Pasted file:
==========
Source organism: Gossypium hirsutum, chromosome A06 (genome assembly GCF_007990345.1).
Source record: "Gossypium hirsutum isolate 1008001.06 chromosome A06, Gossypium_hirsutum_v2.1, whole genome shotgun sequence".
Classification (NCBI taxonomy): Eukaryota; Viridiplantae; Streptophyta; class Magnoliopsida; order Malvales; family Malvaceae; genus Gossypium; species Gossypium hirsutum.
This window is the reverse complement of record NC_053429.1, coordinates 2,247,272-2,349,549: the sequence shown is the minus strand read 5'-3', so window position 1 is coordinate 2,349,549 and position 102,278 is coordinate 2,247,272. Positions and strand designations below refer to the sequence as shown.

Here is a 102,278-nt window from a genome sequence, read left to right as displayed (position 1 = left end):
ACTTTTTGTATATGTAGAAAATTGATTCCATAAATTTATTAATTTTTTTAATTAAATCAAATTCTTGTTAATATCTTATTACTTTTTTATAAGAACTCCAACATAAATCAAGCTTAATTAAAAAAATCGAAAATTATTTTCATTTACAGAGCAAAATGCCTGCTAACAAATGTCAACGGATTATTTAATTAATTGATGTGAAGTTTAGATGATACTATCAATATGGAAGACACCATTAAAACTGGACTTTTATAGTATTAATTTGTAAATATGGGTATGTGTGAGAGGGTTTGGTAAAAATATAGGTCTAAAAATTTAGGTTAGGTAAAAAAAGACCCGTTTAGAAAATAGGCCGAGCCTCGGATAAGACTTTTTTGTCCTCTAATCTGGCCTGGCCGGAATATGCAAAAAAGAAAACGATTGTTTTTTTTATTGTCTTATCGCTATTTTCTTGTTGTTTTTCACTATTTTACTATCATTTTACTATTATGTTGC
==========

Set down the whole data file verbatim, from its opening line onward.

Source organism: Gossypium hirsutum, chromosome A06 (genome assembly GCF_007990345.1).
Source record: "Gossypium hirsutum isolate 1008001.06 chromosome A06, Gossypium_hirsutum_v2.1, whole genome shotgun sequence".
Classification (NCBI taxonomy): Eukaryota; Viridiplantae; Streptophyta; class Magnoliopsida; order Malvales; family Malvaceae; genus Gossypium; species Gossypium hirsutum.
This window is the reverse complement of record NC_053429.1, coordinates 2,247,272-2,349,549: the sequence shown is the minus strand read 5'-3', so window position 1 is coordinate 2,349,549 and position 102,278 is coordinate 2,247,272. Positions and strand designations below refer to the sequence as shown.

Here is a 102,278-nt window from a genome sequence, read left to right as displayed (position 1 = left end):
ACTTTTTGTATATGTAGAAAATTGATTCCATAAATTTATTAATTTTTTTAATTAAATCAAATTCTTGTTAATATCTTATTACTTTTTTATAAGAACTCCAACATAAATCAAGCTTAATTAAAAAAATCGAAAATTATTTTCATTTACAGAGCAAAATGCCTGCTAACAAATGTCAACGGATTATTTAATTAATTGATGTGAAGTTTAGATGATACTATCAATATGGAAGACACCATTAAAACTGGACTTTTATAGTATTAATTTGTAAATATGGGTATGTGTGAGAGGGTTTGGTAAAAATATAGGTCTAAAAATTTAGGTTAGGTAAAAAAAGACCCGTTTAGAAAATAGGCCGAGCCTCGGATAAGACTTTTTTGTCCTCTAATCTGGCCTGGCCGGAATATGCAAAAAAGAAAACGATTGTTTTTTTTATTGTCTTATCGCTATTTTCTTGTTGTTTTTCACTATTTTACTATCATTTTACTATTATGTTGC